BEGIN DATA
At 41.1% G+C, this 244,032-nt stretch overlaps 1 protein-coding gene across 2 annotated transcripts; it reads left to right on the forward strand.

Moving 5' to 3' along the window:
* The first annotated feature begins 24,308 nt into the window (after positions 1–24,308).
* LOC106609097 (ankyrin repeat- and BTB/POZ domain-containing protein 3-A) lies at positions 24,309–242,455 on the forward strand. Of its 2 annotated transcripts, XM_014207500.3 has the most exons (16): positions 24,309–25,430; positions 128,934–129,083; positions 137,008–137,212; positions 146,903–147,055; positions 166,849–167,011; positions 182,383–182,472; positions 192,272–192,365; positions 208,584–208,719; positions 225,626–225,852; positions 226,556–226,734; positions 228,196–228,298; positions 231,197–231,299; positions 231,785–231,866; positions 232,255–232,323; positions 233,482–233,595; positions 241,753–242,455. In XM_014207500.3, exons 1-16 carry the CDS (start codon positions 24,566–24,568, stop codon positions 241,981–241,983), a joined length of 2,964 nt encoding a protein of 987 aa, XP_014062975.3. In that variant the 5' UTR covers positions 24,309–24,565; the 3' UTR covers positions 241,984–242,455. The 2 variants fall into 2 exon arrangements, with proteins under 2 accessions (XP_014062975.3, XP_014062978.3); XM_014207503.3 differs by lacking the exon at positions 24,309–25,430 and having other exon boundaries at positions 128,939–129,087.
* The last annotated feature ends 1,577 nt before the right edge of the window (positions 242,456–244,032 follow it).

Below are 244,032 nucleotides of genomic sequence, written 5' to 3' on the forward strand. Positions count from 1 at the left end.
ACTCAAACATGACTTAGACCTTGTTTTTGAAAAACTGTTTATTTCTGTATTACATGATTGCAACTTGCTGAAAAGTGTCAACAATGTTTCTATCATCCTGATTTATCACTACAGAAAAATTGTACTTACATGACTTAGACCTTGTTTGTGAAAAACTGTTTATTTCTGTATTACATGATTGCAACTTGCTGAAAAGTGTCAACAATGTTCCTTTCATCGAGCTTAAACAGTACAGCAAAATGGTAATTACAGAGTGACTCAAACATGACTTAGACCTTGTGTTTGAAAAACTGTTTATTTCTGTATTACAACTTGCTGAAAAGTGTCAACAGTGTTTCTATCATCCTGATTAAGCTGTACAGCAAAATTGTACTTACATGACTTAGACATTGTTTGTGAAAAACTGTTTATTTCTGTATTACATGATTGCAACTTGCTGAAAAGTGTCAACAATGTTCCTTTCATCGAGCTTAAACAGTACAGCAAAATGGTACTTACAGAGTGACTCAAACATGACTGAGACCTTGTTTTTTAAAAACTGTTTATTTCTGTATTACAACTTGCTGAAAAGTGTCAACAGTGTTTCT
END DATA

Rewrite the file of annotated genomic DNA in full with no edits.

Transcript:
At 41.1% G+C, this 244,032-nt stretch overlaps 1 protein-coding gene across 2 annotated transcripts; it reads left to right on the forward strand.

Moving 5' to 3' along the window:
* The first annotated feature begins 24,308 nt into the window (after positions 1–24,308).
* LOC106609097 (ankyrin repeat- and BTB/POZ domain-containing protein 3-A) lies at positions 24,309–242,455 on the forward strand. Of its 2 annotated transcripts, XM_014207500.3 has the most exons (16): positions 24,309–25,430; positions 128,934–129,083; positions 137,008–137,212; positions 146,903–147,055; positions 166,849–167,011; positions 182,383–182,472; positions 192,272–192,365; positions 208,584–208,719; positions 225,626–225,852; positions 226,556–226,734; positions 228,196–228,298; positions 231,197–231,299; positions 231,785–231,866; positions 232,255–232,323; positions 233,482–233,595; positions 241,753–242,455. In XM_014207500.3, exons 1-16 carry the CDS (start codon positions 24,566–24,568, stop codon positions 241,981–241,983), a joined length of 2,964 nt encoding a protein of 987 aa, XP_014062975.3. In that variant the 5' UTR covers positions 24,309–24,565; the 3' UTR covers positions 241,984–242,455. The 2 variants fall into 2 exon arrangements, with proteins under 2 accessions (XP_014062975.3, XP_014062978.3); XM_014207503.3 differs by lacking the exon at positions 24,309–25,430 and having other exon boundaries at positions 128,939–129,087.
* The last annotated feature ends 1,577 nt before the right edge of the window (positions 242,456–244,032 follow it).

Below are 244,032 nucleotides of genomic sequence, written 5' to 3' on the forward strand. Positions count from 1 at the left end.
ACTCAAACATGACTTAGACCTTGTTTTTGAAAAACTGTTTATTTCTGTATTACATGATTGCAACTTGCTGAAAAGTGTCAACAATGTTTCTATCATCCTGATTTATCACTACAGAAAAATTGTACTTACATGACTTAGACCTTGTTTGTGAAAAACTGTTTATTTCTGTATTACATGATTGCAACTTGCTGAAAAGTGTCAACAATGTTCCTTTCATCGAGCTTAAACAGTACAGCAAAATGGTAATTACAGAGTGACTCAAACATGACTTAGACCTTGTGTTTGAAAAACTGTTTATTTCTGTATTACAACTTGCTGAAAAGTGTCAACAGTGTTTCTATCATCCTGATTAAGCTGTACAGCAAAATTGTACTTACATGACTTAGACATTGTTTGTGAAAAACTGTTTATTTCTGTATTACATGATTGCAACTTGCTGAAAAGTGTCAACAATGTTCCTTTCATCGAGCTTAAACAGTACAGCAAAATGGTACTTACAGAGTGACTCAAACATGACTGAGACCTTGTTTTTTAAAAACTGTTTATTTCTGTATTACAACTTGCTGAAAAGTGTCAACAGTGTTTCT